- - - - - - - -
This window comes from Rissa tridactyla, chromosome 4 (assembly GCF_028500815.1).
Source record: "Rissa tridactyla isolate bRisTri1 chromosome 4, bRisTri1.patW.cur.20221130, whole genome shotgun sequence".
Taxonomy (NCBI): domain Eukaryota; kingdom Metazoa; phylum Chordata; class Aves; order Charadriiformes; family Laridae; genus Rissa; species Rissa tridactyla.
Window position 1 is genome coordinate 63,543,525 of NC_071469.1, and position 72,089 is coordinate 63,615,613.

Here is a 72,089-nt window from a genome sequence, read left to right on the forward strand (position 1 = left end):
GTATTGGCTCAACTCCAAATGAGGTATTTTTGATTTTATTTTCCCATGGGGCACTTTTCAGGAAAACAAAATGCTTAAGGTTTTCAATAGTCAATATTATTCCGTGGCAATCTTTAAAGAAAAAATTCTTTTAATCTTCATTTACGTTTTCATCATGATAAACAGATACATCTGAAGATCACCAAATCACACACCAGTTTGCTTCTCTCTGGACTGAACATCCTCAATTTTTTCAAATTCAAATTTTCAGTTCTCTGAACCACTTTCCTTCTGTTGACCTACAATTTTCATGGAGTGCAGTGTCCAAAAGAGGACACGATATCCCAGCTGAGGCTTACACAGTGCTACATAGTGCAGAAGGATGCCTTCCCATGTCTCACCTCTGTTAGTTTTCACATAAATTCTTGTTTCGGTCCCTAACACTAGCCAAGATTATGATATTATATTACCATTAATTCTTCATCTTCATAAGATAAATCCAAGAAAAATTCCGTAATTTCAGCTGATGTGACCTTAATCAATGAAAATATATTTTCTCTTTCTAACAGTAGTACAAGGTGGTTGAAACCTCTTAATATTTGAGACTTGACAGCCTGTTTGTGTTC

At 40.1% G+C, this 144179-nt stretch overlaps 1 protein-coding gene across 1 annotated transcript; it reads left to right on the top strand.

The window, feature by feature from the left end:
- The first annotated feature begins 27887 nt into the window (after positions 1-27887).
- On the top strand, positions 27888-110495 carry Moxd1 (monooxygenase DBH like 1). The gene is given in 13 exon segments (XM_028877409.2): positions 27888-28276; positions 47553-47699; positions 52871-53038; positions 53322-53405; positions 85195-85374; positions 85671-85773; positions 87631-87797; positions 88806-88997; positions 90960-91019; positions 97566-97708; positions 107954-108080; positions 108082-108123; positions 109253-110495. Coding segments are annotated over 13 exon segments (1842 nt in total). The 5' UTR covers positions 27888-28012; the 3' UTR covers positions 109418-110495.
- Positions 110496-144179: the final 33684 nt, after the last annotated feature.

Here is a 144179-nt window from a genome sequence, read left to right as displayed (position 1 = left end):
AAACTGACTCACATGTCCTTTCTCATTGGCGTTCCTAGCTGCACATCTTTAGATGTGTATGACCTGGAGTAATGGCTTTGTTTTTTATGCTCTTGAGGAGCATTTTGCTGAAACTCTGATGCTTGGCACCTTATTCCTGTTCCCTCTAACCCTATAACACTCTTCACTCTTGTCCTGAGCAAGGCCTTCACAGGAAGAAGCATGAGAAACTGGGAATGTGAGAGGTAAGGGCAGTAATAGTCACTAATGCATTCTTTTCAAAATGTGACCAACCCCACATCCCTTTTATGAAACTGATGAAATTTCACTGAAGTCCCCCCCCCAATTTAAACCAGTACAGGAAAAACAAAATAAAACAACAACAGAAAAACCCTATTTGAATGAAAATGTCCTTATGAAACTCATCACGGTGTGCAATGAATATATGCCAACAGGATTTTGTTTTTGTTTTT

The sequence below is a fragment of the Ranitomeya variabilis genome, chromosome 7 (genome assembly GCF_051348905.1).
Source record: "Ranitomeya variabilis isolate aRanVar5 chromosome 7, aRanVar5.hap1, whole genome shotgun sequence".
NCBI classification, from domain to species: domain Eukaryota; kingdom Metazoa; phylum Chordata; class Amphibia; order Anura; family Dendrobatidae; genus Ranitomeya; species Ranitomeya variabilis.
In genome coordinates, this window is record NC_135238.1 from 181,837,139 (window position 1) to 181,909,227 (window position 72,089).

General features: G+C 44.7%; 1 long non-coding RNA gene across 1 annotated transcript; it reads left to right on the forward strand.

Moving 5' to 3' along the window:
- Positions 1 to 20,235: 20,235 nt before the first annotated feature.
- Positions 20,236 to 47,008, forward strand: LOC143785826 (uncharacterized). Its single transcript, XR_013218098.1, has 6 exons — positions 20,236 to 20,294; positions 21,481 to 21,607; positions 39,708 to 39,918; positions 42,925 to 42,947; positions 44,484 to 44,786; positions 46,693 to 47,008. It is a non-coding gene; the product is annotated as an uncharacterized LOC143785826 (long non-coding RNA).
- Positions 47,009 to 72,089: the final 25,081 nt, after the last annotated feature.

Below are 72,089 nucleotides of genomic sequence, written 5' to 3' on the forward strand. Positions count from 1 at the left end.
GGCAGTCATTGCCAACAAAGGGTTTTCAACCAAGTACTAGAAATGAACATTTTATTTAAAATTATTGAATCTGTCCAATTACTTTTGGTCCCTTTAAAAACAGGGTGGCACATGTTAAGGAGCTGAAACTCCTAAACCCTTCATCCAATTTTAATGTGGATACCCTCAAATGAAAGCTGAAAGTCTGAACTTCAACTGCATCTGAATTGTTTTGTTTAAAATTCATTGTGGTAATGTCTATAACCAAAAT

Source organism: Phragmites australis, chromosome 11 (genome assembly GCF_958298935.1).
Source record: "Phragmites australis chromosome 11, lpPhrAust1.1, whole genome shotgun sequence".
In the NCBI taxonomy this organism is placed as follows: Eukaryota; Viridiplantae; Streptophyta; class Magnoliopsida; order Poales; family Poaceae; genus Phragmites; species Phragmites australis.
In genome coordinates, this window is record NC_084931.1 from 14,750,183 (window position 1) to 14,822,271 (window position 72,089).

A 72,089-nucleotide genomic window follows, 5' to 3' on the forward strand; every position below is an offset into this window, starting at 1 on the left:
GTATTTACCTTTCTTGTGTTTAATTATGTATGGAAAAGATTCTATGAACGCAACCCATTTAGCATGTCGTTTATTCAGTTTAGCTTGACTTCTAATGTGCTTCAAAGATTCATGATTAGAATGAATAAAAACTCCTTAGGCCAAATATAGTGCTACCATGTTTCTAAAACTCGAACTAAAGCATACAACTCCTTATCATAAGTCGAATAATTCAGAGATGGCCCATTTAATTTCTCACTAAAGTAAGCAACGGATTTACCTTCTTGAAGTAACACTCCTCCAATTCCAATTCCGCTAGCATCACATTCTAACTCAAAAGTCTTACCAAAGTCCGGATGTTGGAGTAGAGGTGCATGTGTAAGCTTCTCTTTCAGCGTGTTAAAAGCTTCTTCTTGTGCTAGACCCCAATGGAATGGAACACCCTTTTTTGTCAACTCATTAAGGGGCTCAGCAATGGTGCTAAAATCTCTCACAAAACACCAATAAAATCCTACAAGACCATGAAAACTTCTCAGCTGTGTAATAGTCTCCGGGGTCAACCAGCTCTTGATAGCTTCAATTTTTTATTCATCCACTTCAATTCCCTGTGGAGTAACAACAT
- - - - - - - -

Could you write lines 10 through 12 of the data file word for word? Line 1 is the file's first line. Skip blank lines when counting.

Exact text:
- On the top strand, positions 27888-110495 carry Moxd1 (monooxygenase DBH like 1). The gene is given in 13 exon segments (XM_028877409.2): positions 27888-28276; positions 47553-47699; positions 52871-53038; positions 53322-53405; positions 85195-85374; positions 85671-85773; positions 87631-87797; positions 88806-88997; positions 90960-91019; positions 97566-97708; positions 107954-108080; positions 108082-108123; positions 109253-110495. Coding segments are annotated over 13 exon segments (1842 nt in total). The 5' UTR covers positions 27888-28012; the 3' UTR covers positions 109418-110495.
- Positions 110496-144179: the final 33684 nt, after the last annotated feature.

Here is a 144179-nt window from a genome sequence, read left to right as displayed (position 1 = left end):